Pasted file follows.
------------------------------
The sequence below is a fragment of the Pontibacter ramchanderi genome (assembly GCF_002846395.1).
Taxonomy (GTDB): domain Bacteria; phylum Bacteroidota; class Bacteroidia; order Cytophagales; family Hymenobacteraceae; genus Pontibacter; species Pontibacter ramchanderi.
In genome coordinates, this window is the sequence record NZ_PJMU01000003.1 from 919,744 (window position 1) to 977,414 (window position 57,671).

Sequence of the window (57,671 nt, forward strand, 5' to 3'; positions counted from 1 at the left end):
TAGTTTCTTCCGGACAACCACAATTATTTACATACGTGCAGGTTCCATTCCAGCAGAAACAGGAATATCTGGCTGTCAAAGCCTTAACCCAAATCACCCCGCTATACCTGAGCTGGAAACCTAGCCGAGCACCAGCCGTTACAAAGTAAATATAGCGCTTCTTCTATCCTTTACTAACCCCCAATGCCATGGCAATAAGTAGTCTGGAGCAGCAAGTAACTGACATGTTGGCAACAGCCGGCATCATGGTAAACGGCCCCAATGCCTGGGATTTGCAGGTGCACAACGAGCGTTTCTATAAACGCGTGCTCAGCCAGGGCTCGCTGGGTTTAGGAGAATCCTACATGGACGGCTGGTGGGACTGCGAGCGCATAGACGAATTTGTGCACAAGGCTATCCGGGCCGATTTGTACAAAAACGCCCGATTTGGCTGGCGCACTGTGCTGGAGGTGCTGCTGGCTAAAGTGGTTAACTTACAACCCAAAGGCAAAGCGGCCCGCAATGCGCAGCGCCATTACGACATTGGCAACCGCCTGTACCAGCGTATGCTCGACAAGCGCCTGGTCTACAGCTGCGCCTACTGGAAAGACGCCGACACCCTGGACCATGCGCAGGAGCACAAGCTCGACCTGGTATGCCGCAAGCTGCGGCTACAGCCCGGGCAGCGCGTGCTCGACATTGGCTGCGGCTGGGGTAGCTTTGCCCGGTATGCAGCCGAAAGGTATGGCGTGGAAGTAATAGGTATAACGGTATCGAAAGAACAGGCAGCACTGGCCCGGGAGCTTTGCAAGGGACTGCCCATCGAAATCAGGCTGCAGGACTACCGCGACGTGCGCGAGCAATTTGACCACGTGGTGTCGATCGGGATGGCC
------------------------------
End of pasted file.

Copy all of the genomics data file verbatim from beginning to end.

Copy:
The sequence below is a fragment of the Pontibacter ramchanderi genome (assembly GCF_002846395.1).
Taxonomy (GTDB): domain Bacteria; phylum Bacteroidota; class Bacteroidia; order Cytophagales; family Hymenobacteraceae; genus Pontibacter; species Pontibacter ramchanderi.
In genome coordinates, this window is the sequence record NZ_PJMU01000003.1 from 919,744 (window position 1) to 977,414 (window position 57,671).

Sequence of the window (57,671 nt, forward strand, 5' to 3'; positions counted from 1 at the left end):
TAGTTTCTTCCGGACAACCACAATTATTTACATACGTGCAGGTTCCATTCCAGCAGAAACAGGAATATCTGGCTGTCAAAGCCTTAACCCAAATCACCCCGCTATACCTGAGCTGGAAACCTAGCCGAGCACCAGCCGTTACAAAGTAAATATAGCGCTTCTTCTATCCTTTACTAACCCCCAATGCCATGGCAATAAGTAGTCTGGAGCAGCAAGTAACTGACATGTTGGCAACAGCCGGCATCATGGTAAACGGCCCCAATGCCTGGGATTTGCAGGTGCACAACGAGCGTTTCTATAAACGCGTGCTCAGCCAGGGCTCGCTGGGTTTAGGAGAATCCTACATGGACGGCTGGTGGGACTGCGAGCGCATAGACGAATTTGTGCACAAGGCTATCCGGGCCGATTTGTACAAAAACGCCCGATTTGGCTGGCGCACTGTGCTGGAGGTGCTGCTGGCTAAAGTGGTTAACTTACAACCCAAAGGCAAAGCGGCCCGCAATGCGCAGCGCCATTACGACATTGGCAACCGCCTGTACCAGCGTATGCTCGACAAGCGCCTGGTCTACAGCTGCGCCTACTGGAAAGACGCCGACACCCTGGACCATGCGCAGGAGCACAAGCTCGACCTGGTATGCCGCAAGCTGCGGCTACAGCCCGGGCAGCGCGTGCTCGACATTGGCTGCGGCTGGGGTAGCTTTGCCCGGTATGCAGCCGAAAGGTATGGCGTGGAAGTAATAGGTATAACGGTATCGAAAGAACAGGCAGCACTGGCCCGGGAGCTTTGCAAGGGACTGCCCATCGAAATCAGGCTGCAGGACTACCGCGACGTGCGCGAGCAATTTGACCACGTGGTGTCGATCGGGATGGCC